It’s never women who start a revolution and man the barricades. Those who do are usually male-identified. One of the startling things about the feminist movements through the 1900′s was the radically huge number of lesbian and “male-identified” women.

      Wow. Just wow. In Irish revolutionary history there have been plenty of women “manning” the barricades. I don’t even know what you mean by “male-identified” – that they were transgender? (As far as I know, none were.) Or are you just trying to exclude those who don’t fit into your theory by deeming them non-women in some way (the No True Scotsman fallacy)?

      It should hardly be startling that lesbians would be well-represented in feminist movements, given the challenge their very existence poses to the ascribed role of women. Portraying them as “male-identified” is not only fallacious but ignorant.

      Reply
  2. Actually, I guess. if examined from a broader perspective, this is all predictable. Much of the typical female life strategy is the minimizing of risk and the seeking of support. It makes sense.

    Most male and female behavior comes from mating behavior. Men take risks to get access to females, females judge males and value the males in appropriate patterns.

    This promotes risky behavior in males and stability-seeking behavior in females.

    This is what women largely do.

    Reply
  3. As I said, generalized. My basic point remains.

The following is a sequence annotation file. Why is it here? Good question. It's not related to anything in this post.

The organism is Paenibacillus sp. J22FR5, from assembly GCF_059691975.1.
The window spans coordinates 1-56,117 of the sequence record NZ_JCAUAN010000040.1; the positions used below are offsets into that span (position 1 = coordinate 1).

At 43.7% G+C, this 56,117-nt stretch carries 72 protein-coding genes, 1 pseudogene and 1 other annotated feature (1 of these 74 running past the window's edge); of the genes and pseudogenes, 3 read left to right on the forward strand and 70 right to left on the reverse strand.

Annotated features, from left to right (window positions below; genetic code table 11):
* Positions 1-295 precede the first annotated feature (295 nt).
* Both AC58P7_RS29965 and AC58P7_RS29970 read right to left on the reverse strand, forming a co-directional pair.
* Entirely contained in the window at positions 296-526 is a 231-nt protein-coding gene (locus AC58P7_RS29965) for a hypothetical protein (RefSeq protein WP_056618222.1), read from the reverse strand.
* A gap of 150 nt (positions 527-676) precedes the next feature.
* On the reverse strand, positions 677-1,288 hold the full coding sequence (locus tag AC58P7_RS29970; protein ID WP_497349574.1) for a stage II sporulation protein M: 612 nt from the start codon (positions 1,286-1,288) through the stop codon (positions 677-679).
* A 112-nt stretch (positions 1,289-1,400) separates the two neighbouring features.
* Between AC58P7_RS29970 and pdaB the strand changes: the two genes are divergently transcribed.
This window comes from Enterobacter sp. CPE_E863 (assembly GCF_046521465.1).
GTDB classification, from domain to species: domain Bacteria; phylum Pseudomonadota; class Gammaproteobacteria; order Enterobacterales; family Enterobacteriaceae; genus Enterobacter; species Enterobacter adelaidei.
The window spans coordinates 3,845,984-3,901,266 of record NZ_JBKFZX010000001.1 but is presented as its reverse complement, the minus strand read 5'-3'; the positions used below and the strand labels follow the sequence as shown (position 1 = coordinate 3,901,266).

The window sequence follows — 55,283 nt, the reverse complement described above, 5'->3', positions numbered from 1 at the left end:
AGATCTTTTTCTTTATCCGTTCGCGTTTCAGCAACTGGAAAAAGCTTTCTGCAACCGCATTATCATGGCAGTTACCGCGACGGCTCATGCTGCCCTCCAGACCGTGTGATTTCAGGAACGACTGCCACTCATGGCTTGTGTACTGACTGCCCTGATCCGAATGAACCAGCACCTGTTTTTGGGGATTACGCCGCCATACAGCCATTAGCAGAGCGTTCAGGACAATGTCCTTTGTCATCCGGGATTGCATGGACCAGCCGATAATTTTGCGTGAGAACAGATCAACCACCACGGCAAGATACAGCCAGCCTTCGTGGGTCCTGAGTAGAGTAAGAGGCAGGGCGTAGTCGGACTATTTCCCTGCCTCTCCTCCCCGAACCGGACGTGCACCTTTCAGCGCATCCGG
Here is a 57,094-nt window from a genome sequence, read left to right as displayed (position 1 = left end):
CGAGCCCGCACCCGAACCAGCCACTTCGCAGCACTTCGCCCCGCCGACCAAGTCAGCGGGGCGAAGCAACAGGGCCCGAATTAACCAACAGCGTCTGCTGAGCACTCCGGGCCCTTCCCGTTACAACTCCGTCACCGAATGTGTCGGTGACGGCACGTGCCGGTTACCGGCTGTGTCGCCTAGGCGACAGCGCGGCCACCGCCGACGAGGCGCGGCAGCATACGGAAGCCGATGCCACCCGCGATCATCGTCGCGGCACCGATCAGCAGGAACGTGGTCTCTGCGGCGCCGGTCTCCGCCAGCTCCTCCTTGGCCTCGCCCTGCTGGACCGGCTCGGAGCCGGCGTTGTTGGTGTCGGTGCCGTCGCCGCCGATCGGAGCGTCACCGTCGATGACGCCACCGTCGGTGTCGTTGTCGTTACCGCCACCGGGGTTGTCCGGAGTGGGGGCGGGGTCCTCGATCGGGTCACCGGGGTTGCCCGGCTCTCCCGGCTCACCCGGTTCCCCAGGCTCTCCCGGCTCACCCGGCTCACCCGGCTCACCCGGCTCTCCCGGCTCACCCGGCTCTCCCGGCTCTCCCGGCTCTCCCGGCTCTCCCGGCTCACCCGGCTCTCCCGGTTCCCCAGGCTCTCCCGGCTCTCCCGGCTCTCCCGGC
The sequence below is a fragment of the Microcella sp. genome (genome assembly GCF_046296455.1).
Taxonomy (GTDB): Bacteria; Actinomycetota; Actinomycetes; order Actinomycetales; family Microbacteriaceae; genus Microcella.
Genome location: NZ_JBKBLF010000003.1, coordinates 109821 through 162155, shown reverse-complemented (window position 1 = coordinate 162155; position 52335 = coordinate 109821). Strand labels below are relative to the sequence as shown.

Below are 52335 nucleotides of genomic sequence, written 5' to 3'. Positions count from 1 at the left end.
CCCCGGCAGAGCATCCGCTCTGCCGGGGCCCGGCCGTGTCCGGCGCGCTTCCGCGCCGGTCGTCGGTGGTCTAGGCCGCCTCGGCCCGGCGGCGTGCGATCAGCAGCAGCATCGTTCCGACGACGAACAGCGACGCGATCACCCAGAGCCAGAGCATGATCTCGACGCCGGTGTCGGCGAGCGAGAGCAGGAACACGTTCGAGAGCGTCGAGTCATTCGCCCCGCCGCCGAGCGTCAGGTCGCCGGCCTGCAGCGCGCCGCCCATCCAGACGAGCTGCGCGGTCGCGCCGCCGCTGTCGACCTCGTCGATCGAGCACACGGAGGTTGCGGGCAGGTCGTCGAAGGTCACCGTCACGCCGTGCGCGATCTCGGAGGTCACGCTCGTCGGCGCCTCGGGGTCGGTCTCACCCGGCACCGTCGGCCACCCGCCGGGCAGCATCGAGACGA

That said, it’s still almost a herculean task to get women into dangerous or physically risky jobs; the so-called “three D” jobs, dirty, dangerous – there are a few women, but they’re rare and usually deeply respected by the men in the same jobs.

    All advertisers know this hard, inescapable fact of female psychology: women, by and large, abhor risk. They seek stability and reliability in all things, and dislike anything that smacks of danger. While this is true, they paradoxically gravitate to the riskier men, especially when younger. This, of course, makes sense.

    The upshot is this: all voting analysts have known this in all countries practicing democracy. Whenever the government offers a benefit, in almost all cases, women vote for it; whenever government offers tax cuts, it’s almost universally solely a male desire.

    The women who vote tend to vote for security, and to be taken care of. You can decry it, fight it, be annoyed by it, deny it –

    But strategists know this and use it effectively.

    if you can motivate the female population to vote, you are guaranteed to be able to restrict liberties in exchange for security.

    Women voted for both Nazis and Communists and Democrats in much larger numbers than men. The continuity: These parties offered security and cheques and predictability.

    Try this on for size. “Those who give up a little freedom for a little security deserve neither and will lose both.” See how many women agree with this.

    Now ask men.

    The infantilization of women re: the sex industry is part and parcel of this generalized behavior. In aggregate.

    Reply
    • The existence of the sex industry (as it currently exists) pretty much conclusively disproves the notion that women won’t do dangerous jobs.